- Do you have any benchmark data to understand your audience and the way in which they are likely to consume your content?
- Is there a strategy that is universal or how should you deploy social media?
- Are you the right people to be involved in the project?
- Who will manage the platforms?
- Are you comfortable releasing information to the market?
- Which platforms are you going to focus on? [If I were advising my preferred choice would be Twitter, LinkedIn and a blog]
- What sort of model will you adopt for the deployment of social media – command and control?
- Do you need to buy in some external help?
- Will you drive your efforts back through the firm’s website?
I would like to say that none of this matters. After all social media can appear free flowing and all about the conversation but the problem is that without a structured approach vast swathes of time will be lost – business critical time – without some way of bringing your combined efforts together.
Take a practical example:
You ask you KM team or an individual lawyer to produce a piece of content on, say, the Bribery Act. They produce a 1500 word article. What do you do with it? Do you:
- Publish it on the website?
- Speak to your PR person or consultant to get it placed somewhere?
- Send it out as an e-bulletin?
- Send it out in a legal update? [Post it?]
- Cut and paste the URL and attach it to that person’s status update on LinkedIn?
- Tweet it through the firm’ corporate Twitter feed?
- Post in on Facebook?
- Upload it to Scribd?
Can you see the dilemma?
And even after you have decided which platform is suitable you need to consider the overall objectives, ROI and if there is going to be any follow up. Scale this up and the problem is magnified to the point that the only obvious outcome is just to let people do their own thing and hope for the best.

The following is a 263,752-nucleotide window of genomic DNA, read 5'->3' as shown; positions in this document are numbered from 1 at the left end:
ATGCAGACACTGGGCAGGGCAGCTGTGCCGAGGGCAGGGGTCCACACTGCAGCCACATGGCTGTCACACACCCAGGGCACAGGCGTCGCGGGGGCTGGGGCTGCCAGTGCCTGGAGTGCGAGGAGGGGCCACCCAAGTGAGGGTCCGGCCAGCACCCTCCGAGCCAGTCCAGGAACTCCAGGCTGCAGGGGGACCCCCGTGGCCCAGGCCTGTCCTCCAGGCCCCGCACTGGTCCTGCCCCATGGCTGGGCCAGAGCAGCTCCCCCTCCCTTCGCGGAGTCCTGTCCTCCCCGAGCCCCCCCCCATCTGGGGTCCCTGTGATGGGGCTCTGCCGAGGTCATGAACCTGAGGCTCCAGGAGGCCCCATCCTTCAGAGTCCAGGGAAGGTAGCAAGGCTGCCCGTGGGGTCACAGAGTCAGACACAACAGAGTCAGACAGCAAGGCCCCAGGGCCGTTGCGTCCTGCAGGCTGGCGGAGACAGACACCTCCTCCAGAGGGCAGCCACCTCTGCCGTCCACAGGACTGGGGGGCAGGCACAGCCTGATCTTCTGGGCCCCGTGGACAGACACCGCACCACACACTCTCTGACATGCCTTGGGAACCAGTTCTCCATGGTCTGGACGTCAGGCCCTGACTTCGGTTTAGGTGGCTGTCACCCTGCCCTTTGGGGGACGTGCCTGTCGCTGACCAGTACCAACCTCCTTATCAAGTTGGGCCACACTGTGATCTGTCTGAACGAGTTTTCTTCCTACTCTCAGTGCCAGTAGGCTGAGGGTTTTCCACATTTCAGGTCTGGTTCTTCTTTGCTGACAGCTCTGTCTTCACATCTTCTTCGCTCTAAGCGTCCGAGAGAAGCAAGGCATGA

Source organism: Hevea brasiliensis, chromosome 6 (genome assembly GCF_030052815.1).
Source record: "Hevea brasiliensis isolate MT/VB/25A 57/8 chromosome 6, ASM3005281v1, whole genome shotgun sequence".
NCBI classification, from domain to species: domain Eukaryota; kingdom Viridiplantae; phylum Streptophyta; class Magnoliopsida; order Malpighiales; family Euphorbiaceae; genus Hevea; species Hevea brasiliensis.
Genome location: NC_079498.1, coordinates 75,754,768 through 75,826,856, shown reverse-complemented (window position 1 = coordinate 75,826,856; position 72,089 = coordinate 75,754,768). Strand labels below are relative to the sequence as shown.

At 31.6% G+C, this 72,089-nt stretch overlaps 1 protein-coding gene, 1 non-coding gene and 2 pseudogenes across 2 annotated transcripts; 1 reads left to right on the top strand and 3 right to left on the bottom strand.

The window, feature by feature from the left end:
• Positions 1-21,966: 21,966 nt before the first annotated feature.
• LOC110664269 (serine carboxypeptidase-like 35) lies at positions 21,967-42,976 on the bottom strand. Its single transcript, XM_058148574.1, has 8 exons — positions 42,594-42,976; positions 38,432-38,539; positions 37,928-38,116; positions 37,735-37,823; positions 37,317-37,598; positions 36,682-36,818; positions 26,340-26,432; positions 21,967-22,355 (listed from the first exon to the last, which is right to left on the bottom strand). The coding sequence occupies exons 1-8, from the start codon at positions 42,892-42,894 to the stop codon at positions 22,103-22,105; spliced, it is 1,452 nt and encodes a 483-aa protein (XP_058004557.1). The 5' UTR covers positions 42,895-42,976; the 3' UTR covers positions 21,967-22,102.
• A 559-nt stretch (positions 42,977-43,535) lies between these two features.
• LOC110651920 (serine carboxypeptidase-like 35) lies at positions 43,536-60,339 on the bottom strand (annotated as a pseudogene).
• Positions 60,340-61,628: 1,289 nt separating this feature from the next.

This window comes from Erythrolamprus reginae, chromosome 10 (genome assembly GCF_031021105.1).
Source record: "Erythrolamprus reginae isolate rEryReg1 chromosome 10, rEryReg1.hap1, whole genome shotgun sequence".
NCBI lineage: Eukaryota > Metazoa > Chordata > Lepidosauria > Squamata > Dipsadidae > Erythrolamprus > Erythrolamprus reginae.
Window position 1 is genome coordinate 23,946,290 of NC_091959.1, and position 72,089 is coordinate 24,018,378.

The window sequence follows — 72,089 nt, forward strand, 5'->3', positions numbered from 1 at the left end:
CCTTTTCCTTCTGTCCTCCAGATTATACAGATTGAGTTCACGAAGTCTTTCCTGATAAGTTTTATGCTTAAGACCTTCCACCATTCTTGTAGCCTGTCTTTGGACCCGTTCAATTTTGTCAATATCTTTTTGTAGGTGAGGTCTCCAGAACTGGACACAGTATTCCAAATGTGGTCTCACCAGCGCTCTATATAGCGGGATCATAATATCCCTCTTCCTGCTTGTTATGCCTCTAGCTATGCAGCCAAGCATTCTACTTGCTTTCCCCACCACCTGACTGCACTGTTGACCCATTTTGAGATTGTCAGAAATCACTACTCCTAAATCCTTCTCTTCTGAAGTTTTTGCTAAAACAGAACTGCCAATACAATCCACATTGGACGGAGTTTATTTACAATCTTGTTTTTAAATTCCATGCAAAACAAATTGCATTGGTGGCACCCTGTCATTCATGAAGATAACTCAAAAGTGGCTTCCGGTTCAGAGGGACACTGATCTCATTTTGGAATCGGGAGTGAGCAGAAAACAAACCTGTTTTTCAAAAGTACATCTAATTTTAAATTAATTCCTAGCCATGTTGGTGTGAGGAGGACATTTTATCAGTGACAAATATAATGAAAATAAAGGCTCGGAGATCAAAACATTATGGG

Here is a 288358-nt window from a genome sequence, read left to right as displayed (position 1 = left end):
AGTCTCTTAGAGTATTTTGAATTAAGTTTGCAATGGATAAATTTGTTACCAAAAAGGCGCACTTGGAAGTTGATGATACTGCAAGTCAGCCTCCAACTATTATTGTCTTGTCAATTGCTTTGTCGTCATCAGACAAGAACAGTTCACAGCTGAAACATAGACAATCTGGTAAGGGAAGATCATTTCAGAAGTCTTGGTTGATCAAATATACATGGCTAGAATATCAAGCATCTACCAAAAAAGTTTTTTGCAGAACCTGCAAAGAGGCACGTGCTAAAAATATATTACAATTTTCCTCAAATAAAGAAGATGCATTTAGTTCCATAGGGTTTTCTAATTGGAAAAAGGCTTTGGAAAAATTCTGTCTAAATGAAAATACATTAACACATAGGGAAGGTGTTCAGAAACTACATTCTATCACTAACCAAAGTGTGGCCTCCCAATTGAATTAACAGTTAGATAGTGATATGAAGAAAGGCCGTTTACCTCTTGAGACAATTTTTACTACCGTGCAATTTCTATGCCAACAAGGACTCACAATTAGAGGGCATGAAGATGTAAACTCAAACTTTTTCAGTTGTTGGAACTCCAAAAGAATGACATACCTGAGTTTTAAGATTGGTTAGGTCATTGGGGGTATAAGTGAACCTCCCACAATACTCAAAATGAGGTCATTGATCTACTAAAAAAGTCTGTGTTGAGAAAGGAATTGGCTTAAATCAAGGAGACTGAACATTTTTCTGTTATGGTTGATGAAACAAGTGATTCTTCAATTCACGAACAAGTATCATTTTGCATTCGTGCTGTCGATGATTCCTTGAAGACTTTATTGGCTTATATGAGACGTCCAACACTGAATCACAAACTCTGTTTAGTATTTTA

The trick – yes there is always one – is to start talking at every level of the firm about social media. It has to become second nature. Assuming that it isn’t deemed novel or there is not a cohort of doubters seeking to undermine the efforts then someone needs to take the lead role and ensure that whatever is done compliments whatever else is done. This isn’t to find a person who likes to say “No” but rather to inform, discuss, shine a light on best practice, understand the fit with the firm’s wider strategy and generally to ensure that the capital that exists in the material is utilised to the maximum possible extent. Of course, there will be occasion where this slightly long-winded process is not possible and in those instances you will have to have in place a social media policy to make sure that the relevant issues are considered.
Perhaps you feel able to muddle through but sooner or later you are going to get a backlash from your people. The strain of adding to their workload will be too much. You may find that one or two people are naturals and if that is the case grasp the proverbial and give them a defined role.
Hopefully you will find that once you have cracked this your social media efforts will start to fly, rather than ending up being disjointed and watered down.
~ JS ~